“You look pleased with yourself already,” Shalanda said, striding into the room and paying no attention to the 500 pounds of monster keeping Tas company. “I’m sure you haven’t done a damn thing yet.”
“Over two-thousand crew members on this ship, ma’am, and I knew you’d the one to walk through that door,” Tas replied. “I’m just pleased I was right.”
Shalanda’s mouth turned up at one corner. “Of course you did. The Sovereignty doesn’t assign idiots to its best ship.” She paused. “And if idiots actually ever do find themselves assigned here, the universe takes care of them pretty quick. Idiots are always the first to morgue.”
Tas didn’t flinch when Shalanda gave her the once over. “This is the only Sovereignty ship with an Archivist who also works with the dead,” Tas said. Of all the files she’d read, Shalanda Kennington’s file had the most gaps even though the Sovereignty never liked empty spaces in its files.
“And what do you think that means?” Shalanda
“That I want you on my side,” Tas replied.
Shalanda let slip bit of laughter, and then pointed at the massive animal. “That’s bigger than I expected.”
“His name’s Bow,” Tas replied, letting a hint her feelings for the beast into her voice. “I’m studying him for the Archive. He’s an illegal hybrid and we still don’t know who created him.”
“A well-funded one by the looks of that thing.”
“Sure.” Tas nudged Bow with her foot again, and this time he limbered to his feet. “And well-hidden.”
Shalanda stepped closer to Bow and knelt in front of him. She stared into the creature’s eyes. “Usually when i come across hybrids, they’re dead. This aren’t known to live long. And most of the time, they have an obsession with wings, trying to make all kinds of things fly. Cats. Snakes. Giraffes.”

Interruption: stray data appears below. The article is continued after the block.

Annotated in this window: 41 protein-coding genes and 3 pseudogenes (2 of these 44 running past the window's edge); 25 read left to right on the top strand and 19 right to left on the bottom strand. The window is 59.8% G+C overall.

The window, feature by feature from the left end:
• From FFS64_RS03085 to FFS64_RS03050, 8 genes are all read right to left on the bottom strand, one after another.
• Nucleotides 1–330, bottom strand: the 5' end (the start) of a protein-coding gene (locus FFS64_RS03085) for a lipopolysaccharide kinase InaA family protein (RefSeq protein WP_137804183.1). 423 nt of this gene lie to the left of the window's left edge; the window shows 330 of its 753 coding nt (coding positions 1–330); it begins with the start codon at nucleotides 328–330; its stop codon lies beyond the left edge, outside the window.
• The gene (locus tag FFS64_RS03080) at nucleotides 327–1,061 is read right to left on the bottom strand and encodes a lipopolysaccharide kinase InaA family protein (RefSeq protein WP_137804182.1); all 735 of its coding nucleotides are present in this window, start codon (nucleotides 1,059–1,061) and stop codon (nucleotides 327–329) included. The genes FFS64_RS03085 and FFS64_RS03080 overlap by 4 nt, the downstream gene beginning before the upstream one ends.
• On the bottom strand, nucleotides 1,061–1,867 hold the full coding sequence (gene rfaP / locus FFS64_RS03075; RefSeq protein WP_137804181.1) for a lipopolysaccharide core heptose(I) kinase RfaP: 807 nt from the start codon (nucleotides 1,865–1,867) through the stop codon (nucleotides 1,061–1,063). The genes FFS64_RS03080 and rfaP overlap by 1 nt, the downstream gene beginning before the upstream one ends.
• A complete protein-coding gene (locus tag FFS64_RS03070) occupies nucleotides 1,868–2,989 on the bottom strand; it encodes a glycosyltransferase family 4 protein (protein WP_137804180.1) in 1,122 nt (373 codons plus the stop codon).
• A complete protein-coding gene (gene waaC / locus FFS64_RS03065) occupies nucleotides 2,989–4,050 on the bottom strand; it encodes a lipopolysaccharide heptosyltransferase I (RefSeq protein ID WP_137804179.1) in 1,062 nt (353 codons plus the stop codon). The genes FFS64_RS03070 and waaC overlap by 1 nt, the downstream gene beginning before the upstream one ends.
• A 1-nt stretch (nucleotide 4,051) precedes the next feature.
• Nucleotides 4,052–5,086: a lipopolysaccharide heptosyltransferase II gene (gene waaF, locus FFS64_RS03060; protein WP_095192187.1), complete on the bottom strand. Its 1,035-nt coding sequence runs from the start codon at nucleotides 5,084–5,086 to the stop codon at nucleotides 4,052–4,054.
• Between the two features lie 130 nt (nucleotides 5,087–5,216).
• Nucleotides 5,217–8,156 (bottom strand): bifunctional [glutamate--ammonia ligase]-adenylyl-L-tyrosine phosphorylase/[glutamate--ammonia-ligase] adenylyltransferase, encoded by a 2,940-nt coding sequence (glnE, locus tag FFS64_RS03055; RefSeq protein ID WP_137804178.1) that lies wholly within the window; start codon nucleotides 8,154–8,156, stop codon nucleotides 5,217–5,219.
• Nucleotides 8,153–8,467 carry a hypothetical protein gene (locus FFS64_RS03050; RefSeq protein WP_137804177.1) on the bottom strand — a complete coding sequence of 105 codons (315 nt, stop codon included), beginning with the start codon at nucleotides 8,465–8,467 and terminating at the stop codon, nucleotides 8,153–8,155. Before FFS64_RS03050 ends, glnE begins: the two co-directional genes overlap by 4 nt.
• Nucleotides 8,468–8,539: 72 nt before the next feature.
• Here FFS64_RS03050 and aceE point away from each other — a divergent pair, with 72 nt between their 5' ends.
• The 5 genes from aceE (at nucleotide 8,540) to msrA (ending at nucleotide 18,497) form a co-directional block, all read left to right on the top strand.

“Giraffes. It’s an old Earth mammal with a long neck. Although on Earth, they’re now extinct, like most everything else. But supposedly there’s a small herd of them on the remote Saturn savannah.” She patted Bow on the side of his wide face and stood up. “Hybriders like to see what they can make fly. But your guy here seems like his creator took his science seriously. No wings. No extra eyes. No horn in the middle of his head.”
Tas suddenly felt proud of her beast as if she’d been responsible for his creation. “He’s smart too.”
Shalanda stopped admiring the animal. “C’mon, rookie. I’m going to give you the tour and the introductions.” The doors slid open for them and they walked side by side into the corridor. “You must’ve been something else back at the Academy to be assigned the Hypatian,” she continued, walking briskly. “You’ve never proven yourself out in the field like the rest of us.”
Tas had expected this. She and Marcel were both fresh from the Academy and by rights should’ve been on a small outpost somewhere labeling files and boxes. “I don’t second guess orders,” she said. “I just follow them.” Bow, for all his size, easily kept up, coming along behind her.
Now Shalanda let out a full laugh. “I’ve read your file. I think I know how you feel about following orders.”
They walked by a few other crew members, who cleared the way and stared at Bow, his fur shining brown and thick in the corridor lights. Tas chose not to say anything to Shalanda’s last comment. She wasn’t going to explain herself.
“Welcome aboard the Hypatian Starliner, Tasanko Fray. I think you’re going to do just fine.”